Hongi (James Rolleston) – a Maori chieftain’s teenage son – must avenge his father’s murder in order to bring peace and honour to the souls of his loved ones after his tribe is slaughtered through an act of treachery. Vastly outnumbered by a band of villains, led by Wirepa (Te Kohe Tuhaka), Hongi’s only hope is to pass through the feared and forbidden Dead Lands and forge an uneasy alliance with the mysterious “Warrior” (Lawrence Makoare), a ruthless fighter who has ruled the area for years.
If you’re at all keen to what’s happening in film festivals, chances are you might have caught a glimpse of director Toa Fraser‘s latest contribution to period action adventure genre, The Dead Lands. The film has been highly-received by critics throughout the festival circuit as well as its audience at home in New Zealand upon its theatrical release late last year, and not for nothing either. Should you just now happen to be stumbling upon this movie for yourself through my review, feel free to keep reading.
The film takes off as two tribes, long pacted by a truce are once again thrown into bitter war when Wirepa (Te Kohe Tuhaka) commits an egregious act of sacrilege during what should have been a symbolic ceremony of peace. Little does he know that Hongi (James Rolleston) the son of the arbitrating chieftain (George Henare) was watching – a moment that would soon play to Wirepa’s advantage in the course of his own personal ambitions toward glory and tribal dominance, and one that ultimately costs Hongi the lives of nearly his entire tribe in one fateful night.
Desperate to avenge his father and bring honor back to the spirits of his fallen tribe, Hongi sets out to claim his place as a chief and hunt down Wirepa and his warrior clan once and for all. Knowing full well he cannot take on them alone, he follows Wirepa and his men into a forbidden land and wanders his own way into the territory of its long-feared and enigmatic keeper (Lawrence Makoare) to seek his help. Seeing as Wirepa and his men are also trespassers, the reclusive and mysterious Warrior reluctantly joins Hongi on his quest, one which ultimately becomes a journey of self-discovery and redemption for the two distinct tribesmen in the face of evil.
The Dead Lands
is really my first step into Fraser
‘s work aside from those who are already familiar with films like his stellar wins in the 2006 dramedy, Naming Number Two
, and the 2008 book adaptation, My Talks With Dean Spanley
. Moreover, I’m not knowledgeable of anicient Maori culture, but for this, I was very pleased at the scope and overall quality and handling of the production, in addition to the training of the actors and absorption of ancient dialect, culture and mannerisms in all aspects.
Rolleston, an award-winning actor namely having earned his accolades in films like Boy (2010) and The Dark Horse (2014), does an incredible job leading the story, driven even more with stronger performances by notable TV actor Tuhaka as the film’s villian, and actor Makoare, who showcases one of the most primal and engaging performances of the film as the Warrior. Glossy visuals further enhance actress Rena Owen‘s role as Hongi’s late Grandmother who acts as his spiritual guide during his harrowing quest. Actor Henare, while his character is short-lived, is able to leave his mark in setting the tone as Hongi’s father, Tane, the chieftain, in addition to actors Xavier Horan and Pana Hema Taylor who lend their own intensity to the screen as Wirepa’s men.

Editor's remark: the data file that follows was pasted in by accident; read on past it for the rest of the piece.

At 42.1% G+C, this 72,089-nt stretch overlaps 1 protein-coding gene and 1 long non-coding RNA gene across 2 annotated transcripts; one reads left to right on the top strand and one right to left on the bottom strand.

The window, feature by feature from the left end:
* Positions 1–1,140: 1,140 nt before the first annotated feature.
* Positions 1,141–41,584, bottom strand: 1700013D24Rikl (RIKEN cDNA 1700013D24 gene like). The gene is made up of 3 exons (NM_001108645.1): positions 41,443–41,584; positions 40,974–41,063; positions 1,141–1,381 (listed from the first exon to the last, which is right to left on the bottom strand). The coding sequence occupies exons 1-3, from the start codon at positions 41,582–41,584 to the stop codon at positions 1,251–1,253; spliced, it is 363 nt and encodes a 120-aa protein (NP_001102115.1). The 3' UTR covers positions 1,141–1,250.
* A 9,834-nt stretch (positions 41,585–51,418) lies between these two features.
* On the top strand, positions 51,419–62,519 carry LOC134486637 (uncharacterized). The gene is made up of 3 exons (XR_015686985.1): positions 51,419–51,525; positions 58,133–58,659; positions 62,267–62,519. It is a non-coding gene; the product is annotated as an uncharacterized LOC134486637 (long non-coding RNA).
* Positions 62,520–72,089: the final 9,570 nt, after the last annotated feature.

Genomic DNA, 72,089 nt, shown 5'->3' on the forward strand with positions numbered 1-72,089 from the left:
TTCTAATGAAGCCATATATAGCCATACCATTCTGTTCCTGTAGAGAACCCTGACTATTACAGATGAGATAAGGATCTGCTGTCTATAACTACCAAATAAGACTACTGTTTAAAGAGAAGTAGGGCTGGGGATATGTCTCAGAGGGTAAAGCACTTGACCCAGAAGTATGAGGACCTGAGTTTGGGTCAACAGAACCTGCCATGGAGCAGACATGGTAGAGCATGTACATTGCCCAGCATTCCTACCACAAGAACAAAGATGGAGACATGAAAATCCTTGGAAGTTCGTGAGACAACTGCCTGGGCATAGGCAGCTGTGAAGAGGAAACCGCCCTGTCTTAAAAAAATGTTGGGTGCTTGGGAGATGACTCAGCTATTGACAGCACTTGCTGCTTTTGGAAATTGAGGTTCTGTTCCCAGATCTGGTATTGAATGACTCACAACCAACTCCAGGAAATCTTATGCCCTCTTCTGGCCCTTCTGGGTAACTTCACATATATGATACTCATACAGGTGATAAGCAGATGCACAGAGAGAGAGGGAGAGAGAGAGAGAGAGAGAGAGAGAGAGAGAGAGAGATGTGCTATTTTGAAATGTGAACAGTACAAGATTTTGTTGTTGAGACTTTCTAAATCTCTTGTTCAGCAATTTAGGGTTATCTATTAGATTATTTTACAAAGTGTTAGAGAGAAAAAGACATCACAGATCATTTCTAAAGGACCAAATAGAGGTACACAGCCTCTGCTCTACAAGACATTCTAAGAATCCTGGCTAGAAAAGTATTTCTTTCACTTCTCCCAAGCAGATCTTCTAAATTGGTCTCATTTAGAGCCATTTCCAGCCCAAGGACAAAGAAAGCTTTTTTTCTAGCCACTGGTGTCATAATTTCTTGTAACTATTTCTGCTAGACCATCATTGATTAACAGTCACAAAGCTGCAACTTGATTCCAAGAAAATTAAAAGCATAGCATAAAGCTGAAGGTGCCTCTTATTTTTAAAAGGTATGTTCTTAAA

Further into the acting and drama is the impressive action we get to see from our cast, thanks in large part to stunt coordinator Steve McQuillan, and co-star and action choreographer Jamus Webster, who lends an eye-ful to the intricacies and overt brutality of Maori martial arts combat, from ancient weaponry to choreography and relative warrior bravado. Some of the most impressive physical action is put on display by Makoare who is no stranger to physical roles like the several he’s played in three of Peter Jackson’s recent films based on J.R.R. Tolkien’s LOTR-universe novels. Actress Raukura Turei also delivers a strong performance in role of Mehe, a tribeswoman traveling separately through the titular ‘lands’ with two other companions, and while the only female in the film to partake in the film’s action during her limited screentime, also manages to make an impression of her own that simply leaves you wanting more.
Clearly The Dead Lands
is representative as something that Fraser
has managed to adequately and genuinely adapt to from start to finish. Glenn Standring’s script shines light on an historic world filled with visceral ferocity, pain and suffering, coupled with emphasis on the toxicity of tribal politics, as well as magic and mystery, and messages respective to differing philosophies about life, tragedy and honor surrounding a young boy’s coming-of-age journey into manhood and wisdom. Fraser
‘s world is one that immerses you with ample thrills, chills, intensity, brilliance and majesty while taking neither of these to the extreme, thus delivering a powerful movie that captivates and grips you nearly from moment-to-moment.
These, if not more, are all plenty of reasons why this film has been one of the most highly-rated period dramas as of late, and all the more equally exemplary of why I personally recommend it myself when Magnet Releasing premieres the film in select theaters and on VOD on April 17.
Native New Yorker. Lover of all things pizza, chocolate, pets, and good friends. Karaoke hero. Left of center. Survivor. Fond supporter of cult, obscure and independent cinema - especially fond of Asian movies and global action cinema. Author of the bi-weekly Hit List. Founder and editor of Film Combat Syndicate. Still, very much, only human.
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